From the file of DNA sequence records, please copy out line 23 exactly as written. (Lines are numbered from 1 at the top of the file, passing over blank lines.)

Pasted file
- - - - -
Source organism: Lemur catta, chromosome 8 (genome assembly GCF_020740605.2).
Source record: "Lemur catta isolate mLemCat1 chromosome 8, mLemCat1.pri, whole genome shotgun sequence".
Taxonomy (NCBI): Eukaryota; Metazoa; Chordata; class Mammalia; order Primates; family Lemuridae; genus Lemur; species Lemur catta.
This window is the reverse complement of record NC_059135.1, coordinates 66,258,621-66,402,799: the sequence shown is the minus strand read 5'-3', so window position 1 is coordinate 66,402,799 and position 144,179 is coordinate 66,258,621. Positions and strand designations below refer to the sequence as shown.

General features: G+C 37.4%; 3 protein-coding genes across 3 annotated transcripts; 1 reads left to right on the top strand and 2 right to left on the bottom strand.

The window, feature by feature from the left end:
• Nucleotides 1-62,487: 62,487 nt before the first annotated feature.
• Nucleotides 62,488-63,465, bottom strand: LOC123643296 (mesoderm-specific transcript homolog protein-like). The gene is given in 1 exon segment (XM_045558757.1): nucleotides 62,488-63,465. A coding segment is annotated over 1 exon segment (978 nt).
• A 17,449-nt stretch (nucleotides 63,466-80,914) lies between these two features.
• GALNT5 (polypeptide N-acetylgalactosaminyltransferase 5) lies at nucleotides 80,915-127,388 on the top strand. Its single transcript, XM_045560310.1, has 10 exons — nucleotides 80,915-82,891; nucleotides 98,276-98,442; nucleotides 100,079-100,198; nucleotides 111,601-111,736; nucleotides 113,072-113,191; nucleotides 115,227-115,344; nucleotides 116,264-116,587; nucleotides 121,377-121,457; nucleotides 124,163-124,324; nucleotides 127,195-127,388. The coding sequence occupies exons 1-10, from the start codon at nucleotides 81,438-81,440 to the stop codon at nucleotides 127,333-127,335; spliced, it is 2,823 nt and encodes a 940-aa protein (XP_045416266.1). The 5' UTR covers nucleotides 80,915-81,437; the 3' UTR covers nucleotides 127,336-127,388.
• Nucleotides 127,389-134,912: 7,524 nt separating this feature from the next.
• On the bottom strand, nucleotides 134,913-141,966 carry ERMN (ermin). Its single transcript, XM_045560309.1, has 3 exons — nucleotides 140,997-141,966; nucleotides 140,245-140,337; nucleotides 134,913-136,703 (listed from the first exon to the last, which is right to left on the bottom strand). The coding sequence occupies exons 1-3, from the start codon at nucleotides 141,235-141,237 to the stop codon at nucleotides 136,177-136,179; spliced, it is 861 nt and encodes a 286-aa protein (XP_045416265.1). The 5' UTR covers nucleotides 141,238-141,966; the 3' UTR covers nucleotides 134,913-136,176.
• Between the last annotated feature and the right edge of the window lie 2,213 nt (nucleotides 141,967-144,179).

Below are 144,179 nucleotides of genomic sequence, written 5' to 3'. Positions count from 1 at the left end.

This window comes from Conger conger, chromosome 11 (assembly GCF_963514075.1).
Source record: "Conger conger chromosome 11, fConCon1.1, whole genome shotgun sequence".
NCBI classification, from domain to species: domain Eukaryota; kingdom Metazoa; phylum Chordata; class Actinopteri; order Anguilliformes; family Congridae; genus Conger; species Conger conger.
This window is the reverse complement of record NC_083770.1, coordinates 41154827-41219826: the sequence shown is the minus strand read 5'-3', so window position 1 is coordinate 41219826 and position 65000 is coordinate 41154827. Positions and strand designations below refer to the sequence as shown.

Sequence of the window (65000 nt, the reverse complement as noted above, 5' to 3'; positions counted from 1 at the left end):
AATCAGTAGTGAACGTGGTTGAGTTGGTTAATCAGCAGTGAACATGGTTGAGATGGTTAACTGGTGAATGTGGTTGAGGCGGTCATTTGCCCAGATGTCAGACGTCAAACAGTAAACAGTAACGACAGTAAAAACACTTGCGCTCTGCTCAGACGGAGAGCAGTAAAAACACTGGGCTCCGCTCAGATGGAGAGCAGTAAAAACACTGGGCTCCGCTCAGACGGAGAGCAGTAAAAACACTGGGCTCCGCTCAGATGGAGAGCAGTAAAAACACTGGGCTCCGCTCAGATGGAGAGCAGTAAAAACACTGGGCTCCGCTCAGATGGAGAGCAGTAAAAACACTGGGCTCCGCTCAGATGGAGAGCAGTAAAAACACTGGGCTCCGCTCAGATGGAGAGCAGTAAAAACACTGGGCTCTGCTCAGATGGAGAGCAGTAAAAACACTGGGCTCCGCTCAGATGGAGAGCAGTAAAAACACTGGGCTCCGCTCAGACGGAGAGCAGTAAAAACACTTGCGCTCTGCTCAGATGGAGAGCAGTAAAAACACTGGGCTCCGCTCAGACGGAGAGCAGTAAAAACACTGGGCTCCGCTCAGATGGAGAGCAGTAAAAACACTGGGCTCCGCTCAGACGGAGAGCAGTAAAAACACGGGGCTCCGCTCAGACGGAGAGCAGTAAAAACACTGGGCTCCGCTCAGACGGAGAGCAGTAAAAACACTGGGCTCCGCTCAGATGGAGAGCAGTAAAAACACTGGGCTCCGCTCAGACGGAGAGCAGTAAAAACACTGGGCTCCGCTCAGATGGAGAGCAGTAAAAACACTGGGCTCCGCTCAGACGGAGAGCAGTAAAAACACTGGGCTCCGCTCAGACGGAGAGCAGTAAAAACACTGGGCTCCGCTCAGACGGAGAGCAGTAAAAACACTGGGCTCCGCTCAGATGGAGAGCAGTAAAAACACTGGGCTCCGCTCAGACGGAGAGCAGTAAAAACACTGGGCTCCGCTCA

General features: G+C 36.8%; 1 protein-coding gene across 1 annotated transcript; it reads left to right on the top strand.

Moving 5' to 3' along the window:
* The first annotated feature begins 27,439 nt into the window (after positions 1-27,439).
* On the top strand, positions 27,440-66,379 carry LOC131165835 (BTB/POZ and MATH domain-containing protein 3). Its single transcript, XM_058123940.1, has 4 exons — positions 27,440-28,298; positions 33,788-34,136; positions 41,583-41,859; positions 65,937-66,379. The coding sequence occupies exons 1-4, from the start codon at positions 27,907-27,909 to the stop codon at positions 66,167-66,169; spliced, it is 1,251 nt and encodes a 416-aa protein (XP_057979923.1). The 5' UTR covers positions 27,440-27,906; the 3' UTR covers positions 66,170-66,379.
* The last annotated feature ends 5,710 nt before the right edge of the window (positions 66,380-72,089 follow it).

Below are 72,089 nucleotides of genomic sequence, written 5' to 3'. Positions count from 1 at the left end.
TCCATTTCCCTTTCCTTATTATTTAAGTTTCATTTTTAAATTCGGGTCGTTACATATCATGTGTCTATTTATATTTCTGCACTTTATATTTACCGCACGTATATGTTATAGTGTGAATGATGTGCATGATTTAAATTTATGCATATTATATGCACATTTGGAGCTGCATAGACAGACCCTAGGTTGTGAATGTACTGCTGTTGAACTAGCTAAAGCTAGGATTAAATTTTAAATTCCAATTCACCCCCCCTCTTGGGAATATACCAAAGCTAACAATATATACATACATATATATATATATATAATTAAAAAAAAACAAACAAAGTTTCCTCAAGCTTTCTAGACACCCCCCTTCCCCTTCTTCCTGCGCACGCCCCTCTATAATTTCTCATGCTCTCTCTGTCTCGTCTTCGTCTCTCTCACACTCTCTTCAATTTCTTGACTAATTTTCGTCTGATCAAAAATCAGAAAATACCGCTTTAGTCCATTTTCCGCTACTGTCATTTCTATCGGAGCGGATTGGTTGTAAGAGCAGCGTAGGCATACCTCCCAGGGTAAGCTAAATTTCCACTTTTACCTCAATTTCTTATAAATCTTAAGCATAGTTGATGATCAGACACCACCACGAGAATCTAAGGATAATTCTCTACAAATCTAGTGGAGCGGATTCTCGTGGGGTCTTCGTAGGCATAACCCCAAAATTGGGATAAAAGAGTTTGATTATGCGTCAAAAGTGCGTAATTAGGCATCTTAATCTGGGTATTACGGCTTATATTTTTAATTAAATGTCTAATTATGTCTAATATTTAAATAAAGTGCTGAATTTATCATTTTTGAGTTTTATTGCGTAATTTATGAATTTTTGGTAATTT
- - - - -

* The first annotated feature begins 27,439 nt into the window (after positions 1-27,439).